(at minute 2:56)
Startups are creative exercises. This is true because the path to creating a tool/brand/mission to solve a problem isn't known. If it were known/correct/big, it would already exist.
If you've ever done much long-form writing, it's like that. The basics of your story are in your head (eg a new college . . .
(at minute 4:56)
I’ve wrestled with a topic behind the scenes in writing my blog over the past two years…should I speak about startups topics cleanly (but less exact) or be as exact as possible (and risk watering-down the message)?
In writing about startups it has struck me that most “educators” or "advisors" on topics . . .
(at minute 2:03)
Last week I had the opportunity to meet-up with Bryce and the Indie.vc team during their quarterly retreat in Atlanta. I’ve been a fan of their approach since they launched, but hadn’t gotten a deep dive into their model until then.
In a nutshell, the Indie approach is to give a founder options. If they push hard . . .
(at minute 14:01)
The more time I spend around startups the more I value the origin story of the founding team. And I’m not alone here. Pay attention to the VCs that you most respect. When you listen to them interview startup founders and the founders immediately launch into a product demo or describing traction, you’ll often hear the . . .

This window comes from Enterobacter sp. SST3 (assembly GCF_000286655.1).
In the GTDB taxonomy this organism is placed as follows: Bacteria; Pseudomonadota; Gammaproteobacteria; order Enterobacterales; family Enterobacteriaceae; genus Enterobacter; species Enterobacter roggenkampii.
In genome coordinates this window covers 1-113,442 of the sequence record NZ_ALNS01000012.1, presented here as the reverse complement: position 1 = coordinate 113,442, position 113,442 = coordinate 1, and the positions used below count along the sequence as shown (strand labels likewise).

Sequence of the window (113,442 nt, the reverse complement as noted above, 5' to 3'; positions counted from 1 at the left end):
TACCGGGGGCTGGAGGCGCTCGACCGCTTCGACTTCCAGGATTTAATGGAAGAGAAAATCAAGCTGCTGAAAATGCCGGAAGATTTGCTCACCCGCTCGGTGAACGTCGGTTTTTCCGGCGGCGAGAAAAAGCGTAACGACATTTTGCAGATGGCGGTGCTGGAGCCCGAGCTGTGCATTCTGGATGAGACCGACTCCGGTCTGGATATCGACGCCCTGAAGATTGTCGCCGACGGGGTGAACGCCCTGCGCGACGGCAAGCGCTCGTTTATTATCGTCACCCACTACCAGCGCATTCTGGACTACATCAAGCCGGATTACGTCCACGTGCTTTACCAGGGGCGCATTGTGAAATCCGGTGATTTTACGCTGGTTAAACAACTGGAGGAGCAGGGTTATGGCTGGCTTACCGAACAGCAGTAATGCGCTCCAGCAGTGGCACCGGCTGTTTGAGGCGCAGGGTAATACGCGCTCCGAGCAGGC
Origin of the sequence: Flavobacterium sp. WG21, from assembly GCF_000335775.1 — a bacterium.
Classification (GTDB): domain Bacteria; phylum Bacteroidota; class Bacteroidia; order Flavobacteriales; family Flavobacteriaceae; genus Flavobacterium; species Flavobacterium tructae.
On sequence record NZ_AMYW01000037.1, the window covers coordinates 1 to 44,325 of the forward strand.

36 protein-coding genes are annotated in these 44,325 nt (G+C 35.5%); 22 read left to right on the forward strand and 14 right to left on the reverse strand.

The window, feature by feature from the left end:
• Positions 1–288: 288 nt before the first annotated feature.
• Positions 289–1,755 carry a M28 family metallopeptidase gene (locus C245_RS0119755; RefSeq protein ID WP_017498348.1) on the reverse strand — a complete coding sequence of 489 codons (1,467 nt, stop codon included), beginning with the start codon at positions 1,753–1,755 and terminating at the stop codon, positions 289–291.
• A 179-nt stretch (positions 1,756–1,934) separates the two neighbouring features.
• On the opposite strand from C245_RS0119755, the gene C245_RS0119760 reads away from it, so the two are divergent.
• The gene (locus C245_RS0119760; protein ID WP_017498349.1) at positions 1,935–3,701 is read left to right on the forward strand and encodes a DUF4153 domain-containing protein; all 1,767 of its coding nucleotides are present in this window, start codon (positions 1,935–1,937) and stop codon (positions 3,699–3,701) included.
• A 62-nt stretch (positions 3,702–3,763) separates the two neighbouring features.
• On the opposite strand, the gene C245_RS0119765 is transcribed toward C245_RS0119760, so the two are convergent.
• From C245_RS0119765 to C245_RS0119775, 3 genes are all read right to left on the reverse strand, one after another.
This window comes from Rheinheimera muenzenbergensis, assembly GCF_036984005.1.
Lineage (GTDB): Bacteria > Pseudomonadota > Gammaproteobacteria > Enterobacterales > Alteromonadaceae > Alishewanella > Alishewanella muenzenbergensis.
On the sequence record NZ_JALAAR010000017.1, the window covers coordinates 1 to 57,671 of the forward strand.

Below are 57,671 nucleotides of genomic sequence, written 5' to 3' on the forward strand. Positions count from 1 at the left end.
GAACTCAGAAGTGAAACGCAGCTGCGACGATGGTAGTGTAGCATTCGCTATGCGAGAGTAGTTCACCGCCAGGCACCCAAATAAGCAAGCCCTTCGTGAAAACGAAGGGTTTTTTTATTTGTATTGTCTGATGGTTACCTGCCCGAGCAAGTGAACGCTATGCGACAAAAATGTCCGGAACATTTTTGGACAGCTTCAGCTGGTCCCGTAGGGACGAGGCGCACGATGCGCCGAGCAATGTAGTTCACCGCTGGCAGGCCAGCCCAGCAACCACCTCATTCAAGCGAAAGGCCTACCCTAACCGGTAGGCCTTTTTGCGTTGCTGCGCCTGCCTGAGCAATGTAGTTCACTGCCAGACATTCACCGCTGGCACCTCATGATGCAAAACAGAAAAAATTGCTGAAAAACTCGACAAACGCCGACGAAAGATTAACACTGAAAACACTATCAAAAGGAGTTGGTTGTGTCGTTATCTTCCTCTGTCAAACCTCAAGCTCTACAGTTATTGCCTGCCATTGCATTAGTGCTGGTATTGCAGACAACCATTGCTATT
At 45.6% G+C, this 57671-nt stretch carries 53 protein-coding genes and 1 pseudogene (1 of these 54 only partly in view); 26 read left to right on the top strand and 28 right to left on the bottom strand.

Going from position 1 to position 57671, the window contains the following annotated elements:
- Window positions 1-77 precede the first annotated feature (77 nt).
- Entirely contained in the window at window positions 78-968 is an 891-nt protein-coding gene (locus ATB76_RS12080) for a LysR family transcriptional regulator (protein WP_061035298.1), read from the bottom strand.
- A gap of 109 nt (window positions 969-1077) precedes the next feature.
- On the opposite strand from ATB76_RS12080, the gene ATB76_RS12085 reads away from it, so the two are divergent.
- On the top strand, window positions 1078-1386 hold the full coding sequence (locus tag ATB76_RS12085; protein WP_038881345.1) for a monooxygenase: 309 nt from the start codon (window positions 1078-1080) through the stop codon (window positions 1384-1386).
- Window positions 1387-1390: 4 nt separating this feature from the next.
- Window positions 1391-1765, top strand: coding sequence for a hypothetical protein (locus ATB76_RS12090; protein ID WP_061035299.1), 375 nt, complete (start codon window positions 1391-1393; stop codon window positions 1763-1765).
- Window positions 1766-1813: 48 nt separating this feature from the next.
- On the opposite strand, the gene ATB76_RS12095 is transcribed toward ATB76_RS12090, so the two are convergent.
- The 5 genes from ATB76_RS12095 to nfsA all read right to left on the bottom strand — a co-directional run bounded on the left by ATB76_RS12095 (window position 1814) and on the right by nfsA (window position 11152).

(at minute 19:29)
Every startup pivots.
If you are founder - particularly if it’s your first startup - this is an incredibly daunting statement. You are smart. You’ve had this problem for a long time. Your initial product solves your problem. Plus you’ve been thinking about and working on this idea for 6/12/18/24 months (or longer). . . .
(at minute 15:20)
Startups are tricky business for many reasons. One of the trickiest of reasons is the notion of “truth.”
When you have a new idea that you think will make lots of people much happier, but you haven’t built anything yet, you have to weave such a dream that you make everyone believe in your vision. Then you have to . . .
(at minute 30:49)
The common belief is that you become a founder the day that you leave your day job to focus full-time on a new startup idea.
I’m beginning to believe that the path is more like this...
Step #1 You start off with a problem that you want to solve.
Step #2 You have a vision of what the future with . . .